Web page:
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July 21, 2014

A Musical Review: Instruments of the Folklife Festival

With dozens of musicians and dancers from two countries, the Festival boasted a wide variety of musical instruments in its performances.  From traditional drums and cymbals to fiddles made with bicycle parts, here’s a roundup of some of the most noteworthy.

Morin khuur (horsehead fiddle)

Ih Tsetsn member Jirigala playing the morin khuur. Photo by J.B. Weilepp, Ralph Rinzler Folklife Archives and Collections, Smithsonian Institution

Ih Tsetsn member Jirigala playing the morin khuur. Photo by J.B. Weilepp, Ralph Rinzler Folklife Archives and Collections, Smithsonian Institution

Origin stories for the Mongolian horsehead fiddle tell of a herder who, grieving over the death of his beloved horse, carved its likeness into the scroll of a new musical instrument. Three of the musicians from the Ih Tsetsn Inner Mongolian Ensemble are virtuosos on the morin khuur, which was originally made out of horse hide, wood, and over two hundred twined horse hairs. Ih Tsetsn’s instruments now feature modern adaptations such as electronic pickups, but the two-string fiddle still plays the same range of complex solo and ensemble melodies, whinnies, and nature sounds it did hundreds of years ago.

 

Qobuz

Alatenggaridi with a bass qobuz. Photo by and courtesy of Flickr user Elvert Barnes

Alatenggaridi with a bass qobuz. Photo by and courtesy of Flickr user Elvert Barnes

This traditional three-stringed plucked lute of the grasslands is another instrument not usually found on the National Mall. Ih Tsetsn musicians Dabuxilatu and Alatenggaridi have made personal adjustments to their instruments, such as adding a fourth string. The pairing of a bass and an alto version gives depth to the group’s complex harmonies.

 

 

 

 

Orutu

George Achieng' Odero of Kenge Kenge with his orutu and a brilliant smile. Photo by Madeleine Yoder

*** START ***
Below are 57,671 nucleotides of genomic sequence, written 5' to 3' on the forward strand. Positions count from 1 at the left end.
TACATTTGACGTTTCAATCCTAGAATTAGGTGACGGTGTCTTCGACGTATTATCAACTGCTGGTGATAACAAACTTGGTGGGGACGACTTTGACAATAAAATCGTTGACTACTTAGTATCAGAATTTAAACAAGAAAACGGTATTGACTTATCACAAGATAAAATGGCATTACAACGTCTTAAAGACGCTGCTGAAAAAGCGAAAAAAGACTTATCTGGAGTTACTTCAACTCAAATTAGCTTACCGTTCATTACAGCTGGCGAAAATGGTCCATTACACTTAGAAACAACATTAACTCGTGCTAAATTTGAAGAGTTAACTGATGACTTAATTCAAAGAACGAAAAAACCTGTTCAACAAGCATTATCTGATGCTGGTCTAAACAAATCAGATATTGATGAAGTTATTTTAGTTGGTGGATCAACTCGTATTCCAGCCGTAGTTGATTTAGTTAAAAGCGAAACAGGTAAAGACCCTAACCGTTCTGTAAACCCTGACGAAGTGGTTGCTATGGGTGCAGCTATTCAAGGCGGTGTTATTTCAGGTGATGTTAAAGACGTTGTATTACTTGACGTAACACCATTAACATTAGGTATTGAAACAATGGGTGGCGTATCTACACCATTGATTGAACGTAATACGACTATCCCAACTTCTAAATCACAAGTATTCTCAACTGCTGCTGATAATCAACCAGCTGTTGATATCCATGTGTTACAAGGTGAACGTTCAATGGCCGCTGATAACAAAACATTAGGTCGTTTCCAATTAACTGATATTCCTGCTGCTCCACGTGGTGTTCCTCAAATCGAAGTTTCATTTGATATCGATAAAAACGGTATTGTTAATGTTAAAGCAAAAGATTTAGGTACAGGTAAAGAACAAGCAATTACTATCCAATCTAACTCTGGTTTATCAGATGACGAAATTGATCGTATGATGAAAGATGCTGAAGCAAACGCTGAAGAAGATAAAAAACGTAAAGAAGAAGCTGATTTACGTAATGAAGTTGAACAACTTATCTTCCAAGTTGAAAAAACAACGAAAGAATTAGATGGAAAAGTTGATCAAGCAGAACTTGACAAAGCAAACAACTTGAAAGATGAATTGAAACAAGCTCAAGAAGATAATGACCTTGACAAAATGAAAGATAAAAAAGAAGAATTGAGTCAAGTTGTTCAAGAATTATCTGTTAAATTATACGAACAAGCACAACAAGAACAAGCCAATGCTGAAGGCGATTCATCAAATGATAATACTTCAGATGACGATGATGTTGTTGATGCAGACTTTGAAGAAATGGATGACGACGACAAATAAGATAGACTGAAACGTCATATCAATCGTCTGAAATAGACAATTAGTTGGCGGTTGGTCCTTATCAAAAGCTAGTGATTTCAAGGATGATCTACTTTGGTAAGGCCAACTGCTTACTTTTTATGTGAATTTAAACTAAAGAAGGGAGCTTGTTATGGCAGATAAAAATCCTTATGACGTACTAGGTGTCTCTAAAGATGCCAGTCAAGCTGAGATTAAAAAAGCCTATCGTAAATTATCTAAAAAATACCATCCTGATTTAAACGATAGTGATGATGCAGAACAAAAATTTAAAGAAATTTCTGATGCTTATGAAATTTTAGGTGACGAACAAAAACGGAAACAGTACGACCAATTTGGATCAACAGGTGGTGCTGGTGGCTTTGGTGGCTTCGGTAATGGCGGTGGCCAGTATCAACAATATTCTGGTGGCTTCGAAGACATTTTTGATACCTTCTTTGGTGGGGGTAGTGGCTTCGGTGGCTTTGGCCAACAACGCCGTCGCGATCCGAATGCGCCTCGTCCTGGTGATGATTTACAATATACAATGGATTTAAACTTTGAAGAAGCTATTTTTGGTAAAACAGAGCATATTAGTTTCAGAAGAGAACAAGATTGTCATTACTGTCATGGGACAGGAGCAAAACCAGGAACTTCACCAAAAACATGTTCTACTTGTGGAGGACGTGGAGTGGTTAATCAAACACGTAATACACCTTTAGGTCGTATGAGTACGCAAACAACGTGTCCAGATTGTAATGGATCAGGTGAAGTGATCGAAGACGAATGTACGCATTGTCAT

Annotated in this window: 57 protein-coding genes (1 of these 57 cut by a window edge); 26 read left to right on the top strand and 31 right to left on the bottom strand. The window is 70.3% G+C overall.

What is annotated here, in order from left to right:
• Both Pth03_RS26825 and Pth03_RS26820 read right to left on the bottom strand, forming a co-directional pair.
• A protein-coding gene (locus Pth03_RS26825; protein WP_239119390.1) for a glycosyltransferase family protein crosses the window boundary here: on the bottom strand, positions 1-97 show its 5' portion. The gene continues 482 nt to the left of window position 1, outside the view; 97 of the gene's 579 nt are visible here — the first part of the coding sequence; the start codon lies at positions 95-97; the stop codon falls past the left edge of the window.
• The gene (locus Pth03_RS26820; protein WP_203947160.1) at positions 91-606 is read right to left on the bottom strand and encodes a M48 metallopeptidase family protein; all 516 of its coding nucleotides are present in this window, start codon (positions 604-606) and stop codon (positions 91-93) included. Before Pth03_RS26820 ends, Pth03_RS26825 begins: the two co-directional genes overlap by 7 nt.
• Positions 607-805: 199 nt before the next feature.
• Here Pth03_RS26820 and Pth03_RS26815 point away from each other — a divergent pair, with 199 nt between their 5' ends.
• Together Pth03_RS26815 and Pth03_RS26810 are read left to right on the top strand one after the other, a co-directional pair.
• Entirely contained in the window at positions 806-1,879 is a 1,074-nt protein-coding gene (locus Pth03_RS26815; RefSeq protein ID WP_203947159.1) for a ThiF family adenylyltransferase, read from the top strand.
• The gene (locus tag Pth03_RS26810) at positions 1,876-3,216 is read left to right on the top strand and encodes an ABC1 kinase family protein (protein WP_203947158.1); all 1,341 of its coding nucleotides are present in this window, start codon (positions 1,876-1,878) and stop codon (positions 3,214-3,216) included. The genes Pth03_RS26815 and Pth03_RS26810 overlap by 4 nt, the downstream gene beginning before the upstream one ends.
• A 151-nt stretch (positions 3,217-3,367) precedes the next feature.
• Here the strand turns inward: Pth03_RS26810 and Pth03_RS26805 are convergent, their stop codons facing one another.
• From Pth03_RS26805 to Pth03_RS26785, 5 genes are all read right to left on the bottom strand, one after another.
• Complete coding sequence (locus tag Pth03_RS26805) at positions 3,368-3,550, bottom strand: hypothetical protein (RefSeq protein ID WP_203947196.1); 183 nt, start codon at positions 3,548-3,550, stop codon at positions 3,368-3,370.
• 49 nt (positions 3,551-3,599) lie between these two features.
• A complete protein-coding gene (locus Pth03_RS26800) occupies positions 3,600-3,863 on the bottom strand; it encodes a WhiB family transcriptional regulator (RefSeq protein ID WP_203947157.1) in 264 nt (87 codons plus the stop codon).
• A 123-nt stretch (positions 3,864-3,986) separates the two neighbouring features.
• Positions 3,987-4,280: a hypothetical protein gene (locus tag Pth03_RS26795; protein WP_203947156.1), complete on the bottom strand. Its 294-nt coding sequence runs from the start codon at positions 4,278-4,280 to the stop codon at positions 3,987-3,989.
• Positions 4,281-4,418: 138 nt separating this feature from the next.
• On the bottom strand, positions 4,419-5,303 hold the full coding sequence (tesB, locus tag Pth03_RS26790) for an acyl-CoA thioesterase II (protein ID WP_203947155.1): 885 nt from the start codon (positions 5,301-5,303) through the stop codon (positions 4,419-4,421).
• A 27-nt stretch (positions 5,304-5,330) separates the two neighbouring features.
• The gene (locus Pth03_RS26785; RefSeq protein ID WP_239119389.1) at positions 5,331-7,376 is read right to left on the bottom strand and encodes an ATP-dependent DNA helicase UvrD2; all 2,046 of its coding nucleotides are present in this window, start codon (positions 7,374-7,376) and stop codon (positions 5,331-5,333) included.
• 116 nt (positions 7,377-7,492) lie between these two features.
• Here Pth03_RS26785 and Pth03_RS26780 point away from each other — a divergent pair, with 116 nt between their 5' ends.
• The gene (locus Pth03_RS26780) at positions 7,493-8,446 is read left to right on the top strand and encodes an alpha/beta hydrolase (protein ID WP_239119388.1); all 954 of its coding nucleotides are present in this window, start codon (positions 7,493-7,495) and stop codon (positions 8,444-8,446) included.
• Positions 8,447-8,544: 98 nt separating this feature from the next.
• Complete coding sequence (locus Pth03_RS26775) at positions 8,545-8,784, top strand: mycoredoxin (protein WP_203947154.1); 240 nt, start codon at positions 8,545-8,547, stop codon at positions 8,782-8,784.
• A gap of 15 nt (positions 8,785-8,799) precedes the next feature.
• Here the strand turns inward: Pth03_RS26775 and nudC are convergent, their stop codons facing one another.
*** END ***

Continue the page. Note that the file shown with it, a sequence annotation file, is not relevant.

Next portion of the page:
George Achieng’ Odero of Kenge Kenge with his orutu and a brilliant smile. Photo by Madeleine Yoder

Like the horsehead fiddle, the East African orutu has become a melding of ancient and modern. Strings that were once sisal fibers are now made out of bicycle brake cables, but the head of the hand-carved wooden resonator is still the stretched skin of a monitor lizard. “We make the instruments ourselves, so from the beginning to the end you get the sound you want,” says Kenge Kenge band member George Achieng’ Odero. When Madeleine asked George what his favorite thing about the orutu was, he responded, “It’s easy to play!” So easy, in fact, that they were able to teach some Festival visitors—two women who had once been violin players—a few notes. George remarked, “It is important for us to share and teach others because the orutu is important to us, and sharing with them will increase that appreciation for this cultural instrument.”

 

Watch Kenge Kenge on the Ngoma Stage in one of their exuberant performances:

 

Lusheng

Mo Ming, a lusheng maker and player, plays a more modern lusheng while Miao dancers sit and listen. Photo by Brian Barger, Ralph Rinzler Folklife Archives and Collections, Smithsonian Institution

Mo Ming, a lusheng maker and player, plays a more modern lusheng while Miao dancers sit and listen. Photo by Brian Barger, Ralph Rinzler Folklife Archives and Collections, Smithsonian Institution

The lusheng is a bamboo pipe and reed instrument that comes from the Miao people of Guizhou Province, China. Known as a “talking instrument,” it is similar to other instruments around the world that use different pitches, sounds, and rhythms to convey words and meaning. For the lusheng, different melodies and phrases represent words in the Miao language. The lusheng is played in various instances, such as courtship, rituals for ancestors, celebrations, and funerals. The lusheng was played by two of the male Miao participants at the Festival, and even one woman, though it is not traditionally played by female musicians.